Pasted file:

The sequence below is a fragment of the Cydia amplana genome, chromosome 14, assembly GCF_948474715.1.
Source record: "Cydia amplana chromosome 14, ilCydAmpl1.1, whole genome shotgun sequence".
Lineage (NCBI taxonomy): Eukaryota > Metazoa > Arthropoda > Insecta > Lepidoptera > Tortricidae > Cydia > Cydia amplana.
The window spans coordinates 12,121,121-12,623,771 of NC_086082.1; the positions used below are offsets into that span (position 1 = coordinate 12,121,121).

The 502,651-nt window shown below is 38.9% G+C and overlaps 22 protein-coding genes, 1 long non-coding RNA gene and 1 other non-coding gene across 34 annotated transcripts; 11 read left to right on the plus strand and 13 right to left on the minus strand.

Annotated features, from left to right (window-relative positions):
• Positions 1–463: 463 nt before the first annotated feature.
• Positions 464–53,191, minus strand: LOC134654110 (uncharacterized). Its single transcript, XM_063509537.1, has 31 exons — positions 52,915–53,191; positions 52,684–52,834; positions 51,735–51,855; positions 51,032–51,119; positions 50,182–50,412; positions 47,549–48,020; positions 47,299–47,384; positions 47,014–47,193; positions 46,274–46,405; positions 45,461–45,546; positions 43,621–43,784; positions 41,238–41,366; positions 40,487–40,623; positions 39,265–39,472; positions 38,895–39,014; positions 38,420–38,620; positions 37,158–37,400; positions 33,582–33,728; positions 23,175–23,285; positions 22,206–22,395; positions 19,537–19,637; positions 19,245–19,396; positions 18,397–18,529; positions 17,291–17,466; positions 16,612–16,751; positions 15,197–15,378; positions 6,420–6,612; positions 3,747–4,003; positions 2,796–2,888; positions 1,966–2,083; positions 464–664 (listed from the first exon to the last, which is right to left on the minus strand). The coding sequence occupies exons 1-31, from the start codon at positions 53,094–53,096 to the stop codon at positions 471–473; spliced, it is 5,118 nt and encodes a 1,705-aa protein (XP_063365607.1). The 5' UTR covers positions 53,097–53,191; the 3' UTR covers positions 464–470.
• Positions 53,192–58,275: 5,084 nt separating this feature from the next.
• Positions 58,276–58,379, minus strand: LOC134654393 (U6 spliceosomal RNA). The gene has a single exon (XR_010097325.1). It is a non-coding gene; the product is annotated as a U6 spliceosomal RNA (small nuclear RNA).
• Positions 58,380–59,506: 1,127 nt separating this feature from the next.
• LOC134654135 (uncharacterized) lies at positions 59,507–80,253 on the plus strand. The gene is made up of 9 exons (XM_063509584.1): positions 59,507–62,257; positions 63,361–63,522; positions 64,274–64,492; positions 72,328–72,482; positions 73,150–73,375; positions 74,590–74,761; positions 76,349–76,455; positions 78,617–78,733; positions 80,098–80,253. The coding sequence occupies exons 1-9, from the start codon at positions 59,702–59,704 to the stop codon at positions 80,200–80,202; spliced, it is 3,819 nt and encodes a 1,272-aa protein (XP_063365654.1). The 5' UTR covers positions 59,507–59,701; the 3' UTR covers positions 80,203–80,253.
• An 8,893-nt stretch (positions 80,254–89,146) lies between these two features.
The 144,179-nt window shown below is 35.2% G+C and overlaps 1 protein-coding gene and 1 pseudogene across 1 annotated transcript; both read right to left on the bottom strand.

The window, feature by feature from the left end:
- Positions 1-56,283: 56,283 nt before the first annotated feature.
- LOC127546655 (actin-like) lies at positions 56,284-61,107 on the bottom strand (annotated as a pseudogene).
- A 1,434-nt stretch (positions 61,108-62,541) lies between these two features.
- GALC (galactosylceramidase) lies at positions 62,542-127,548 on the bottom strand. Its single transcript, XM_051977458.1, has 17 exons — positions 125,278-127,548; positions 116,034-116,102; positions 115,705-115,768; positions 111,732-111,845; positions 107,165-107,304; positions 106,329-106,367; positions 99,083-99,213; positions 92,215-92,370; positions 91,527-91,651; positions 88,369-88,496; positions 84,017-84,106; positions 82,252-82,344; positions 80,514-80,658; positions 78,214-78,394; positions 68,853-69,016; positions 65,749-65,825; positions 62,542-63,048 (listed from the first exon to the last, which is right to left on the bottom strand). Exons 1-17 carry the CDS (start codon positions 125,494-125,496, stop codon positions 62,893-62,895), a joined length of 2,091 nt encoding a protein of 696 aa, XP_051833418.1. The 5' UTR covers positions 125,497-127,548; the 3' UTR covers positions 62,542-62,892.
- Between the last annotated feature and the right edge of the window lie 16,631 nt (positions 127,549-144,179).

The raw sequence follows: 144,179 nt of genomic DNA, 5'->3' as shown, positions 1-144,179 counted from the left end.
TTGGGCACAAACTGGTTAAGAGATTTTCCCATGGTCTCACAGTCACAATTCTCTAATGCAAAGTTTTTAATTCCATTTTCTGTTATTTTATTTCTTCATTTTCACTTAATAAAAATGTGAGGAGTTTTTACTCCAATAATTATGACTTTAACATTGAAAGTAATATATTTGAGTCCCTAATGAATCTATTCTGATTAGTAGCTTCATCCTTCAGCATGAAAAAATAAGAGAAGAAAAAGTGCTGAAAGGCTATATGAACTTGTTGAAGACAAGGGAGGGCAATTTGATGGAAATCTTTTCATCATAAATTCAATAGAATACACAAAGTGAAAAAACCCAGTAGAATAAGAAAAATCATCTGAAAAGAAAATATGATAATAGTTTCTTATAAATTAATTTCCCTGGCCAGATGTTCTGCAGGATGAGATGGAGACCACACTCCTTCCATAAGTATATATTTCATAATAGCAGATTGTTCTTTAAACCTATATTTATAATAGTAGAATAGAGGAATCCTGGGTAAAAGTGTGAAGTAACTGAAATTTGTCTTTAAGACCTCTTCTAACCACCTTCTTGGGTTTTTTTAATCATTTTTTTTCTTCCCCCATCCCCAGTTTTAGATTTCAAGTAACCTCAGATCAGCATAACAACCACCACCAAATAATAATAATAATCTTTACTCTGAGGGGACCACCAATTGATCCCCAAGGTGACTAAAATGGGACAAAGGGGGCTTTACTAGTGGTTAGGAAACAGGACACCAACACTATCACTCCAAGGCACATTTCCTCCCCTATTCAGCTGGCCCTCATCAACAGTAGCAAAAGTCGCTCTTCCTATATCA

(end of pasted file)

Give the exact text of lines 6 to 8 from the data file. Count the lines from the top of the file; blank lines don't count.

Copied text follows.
Annotated features, from left to right (window-relative positions):
• Positions 1–463: 463 nt before the first annotated feature.
• Positions 464–53,191, minus strand: LOC134654110 (uncharacterized). Its single transcript, XM_063509537.1, has 31 exons — positions 52,915–53,191; positions 52,684–52,834; positions 51,735–51,855; positions 51,032–51,119; positions 50,182–50,412; positions 47,549–48,020; positions 47,299–47,384; positions 47,014–47,193; positions 46,274–46,405; positions 45,461–45,546; positions 43,621–43,784; positions 41,238–41,366; positions 40,487–40,623; positions 39,265–39,472; positions 38,895–39,014; positions 38,420–38,620; positions 37,158–37,400; positions 33,582–33,728; positions 23,175–23,285; positions 22,206–22,395; positions 19,537–19,637; positions 19,245–19,396; positions 18,397–18,529; positions 17,291–17,466; positions 16,612–16,751; positions 15,197–15,378; positions 6,420–6,612; positions 3,747–4,003; positions 2,796–2,888; positions 1,966–2,083; positions 464–664 (listed from the first exon to the last, which is right to left on the minus strand). The coding sequence occupies exons 1-31, from the start codon at positions 53,094–53,096 to the stop codon at positions 471–473; spliced, it is 5,118 nt and encodes a 1,705-aa protein (XP_063365607.1). The 5' UTR covers positions 53,097–53,191; the 3' UTR covers positions 464–470.